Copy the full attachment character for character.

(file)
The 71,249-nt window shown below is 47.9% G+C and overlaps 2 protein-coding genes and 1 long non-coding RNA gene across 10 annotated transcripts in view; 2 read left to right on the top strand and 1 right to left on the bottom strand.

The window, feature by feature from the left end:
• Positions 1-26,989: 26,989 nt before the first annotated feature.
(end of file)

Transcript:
The 71,249-nt window shown below is 47.9% G+C and overlaps 2 protein-coding genes and 1 long non-coding RNA gene across 10 annotated transcripts in view; 2 read left to right on the top strand and 1 right to left on the bottom strand.

The window, feature by feature from the left end:
• Positions 1-26,989: 26,989 nt before the first annotated feature.